Measuring a ‘Moving Target’

This article originally appeared on HCDExchange. 

Human-centred design (HCD) is increasingly being used as a complementary approach to traditional global health programming methods to design and optimise innovative solutions. HCD has a unique ability to bring new ideas to entrenched problems, integrate multiple stakeholder perspectives, and bring in a strong human lens. Differences between conventional evaluation approaches and the inherent fluidity that is required for HCD and adaptive implementation invariably makes it challenging for practitioners to think about how to best evaluate HCD or adaptive programs.

To address this knowledge gap, our webinar examined some of the roadblocks in evaluating health projects rooted in iterative approaches with experts from PSI’s Adolescents 360 (A360) , YLabs’ CyberRwanda and Vihara Innovation Network.

Program interventions such as PSI’s A360 and YLabs’ CyberRwanda’s use HCD and adaptive implementation approaches to ensure that they are designing and implementing the right solutions.

Dive into webinar highlights and engaging discussion questions below!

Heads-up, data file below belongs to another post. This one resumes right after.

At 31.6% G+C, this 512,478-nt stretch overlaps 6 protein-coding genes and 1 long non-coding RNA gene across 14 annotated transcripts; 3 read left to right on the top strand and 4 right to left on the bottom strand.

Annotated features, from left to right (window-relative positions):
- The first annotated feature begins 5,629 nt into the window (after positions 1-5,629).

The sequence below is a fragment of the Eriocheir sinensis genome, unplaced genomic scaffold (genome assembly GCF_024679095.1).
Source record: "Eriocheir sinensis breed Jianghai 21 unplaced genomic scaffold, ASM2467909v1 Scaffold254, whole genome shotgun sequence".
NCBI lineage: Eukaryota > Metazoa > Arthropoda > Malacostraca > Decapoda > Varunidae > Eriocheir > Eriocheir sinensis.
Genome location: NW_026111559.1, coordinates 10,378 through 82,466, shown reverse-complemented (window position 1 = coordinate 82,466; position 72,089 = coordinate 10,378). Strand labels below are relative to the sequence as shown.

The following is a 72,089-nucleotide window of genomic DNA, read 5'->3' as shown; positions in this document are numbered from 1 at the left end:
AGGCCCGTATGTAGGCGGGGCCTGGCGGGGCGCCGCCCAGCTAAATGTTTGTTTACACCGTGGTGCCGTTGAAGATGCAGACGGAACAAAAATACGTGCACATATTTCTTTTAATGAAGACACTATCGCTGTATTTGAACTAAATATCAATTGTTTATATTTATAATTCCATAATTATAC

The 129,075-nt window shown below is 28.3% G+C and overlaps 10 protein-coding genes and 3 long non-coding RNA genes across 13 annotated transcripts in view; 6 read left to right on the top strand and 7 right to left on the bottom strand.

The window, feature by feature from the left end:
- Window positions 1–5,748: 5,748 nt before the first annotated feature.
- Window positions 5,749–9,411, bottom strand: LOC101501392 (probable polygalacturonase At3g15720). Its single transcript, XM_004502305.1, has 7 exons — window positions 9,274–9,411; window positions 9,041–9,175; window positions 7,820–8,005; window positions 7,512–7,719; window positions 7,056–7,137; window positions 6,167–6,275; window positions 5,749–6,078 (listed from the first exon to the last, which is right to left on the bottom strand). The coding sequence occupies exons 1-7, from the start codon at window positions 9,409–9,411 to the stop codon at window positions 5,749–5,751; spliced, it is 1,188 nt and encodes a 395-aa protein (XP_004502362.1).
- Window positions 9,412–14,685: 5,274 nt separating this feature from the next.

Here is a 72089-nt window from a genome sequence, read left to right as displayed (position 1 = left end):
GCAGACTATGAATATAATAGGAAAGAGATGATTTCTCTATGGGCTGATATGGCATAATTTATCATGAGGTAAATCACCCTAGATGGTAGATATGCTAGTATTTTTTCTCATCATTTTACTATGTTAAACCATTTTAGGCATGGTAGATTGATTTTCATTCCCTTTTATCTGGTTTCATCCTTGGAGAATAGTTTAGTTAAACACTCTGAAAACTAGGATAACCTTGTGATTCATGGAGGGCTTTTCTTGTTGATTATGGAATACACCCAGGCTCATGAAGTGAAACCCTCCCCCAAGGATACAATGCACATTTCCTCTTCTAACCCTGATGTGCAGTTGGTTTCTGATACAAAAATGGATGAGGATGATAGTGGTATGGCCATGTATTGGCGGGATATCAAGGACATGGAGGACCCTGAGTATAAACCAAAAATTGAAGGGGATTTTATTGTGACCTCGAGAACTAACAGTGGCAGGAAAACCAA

Combining HCD and AI approaches to attain robust evidence and greater impact

The HCD process paves a path toward implementation and evaluation by ensuring that the ultimate intervention is desirable among many key stakeholders, and is feasible for implementation and scale-up. Using the adaptive implementation approach, the findings from routine user testing informs iterations to the program.

Applying HCD during the implementation and evaluation stages of the intervention lends itself well to adaptive learning and iteration; allowing for new information to be continuously introduced. This is because HCD is inherently collaborative. For instance, CyberRwanda has been able to use interviews, focus group discussions, and co-design sessions to better understand the quantitative data.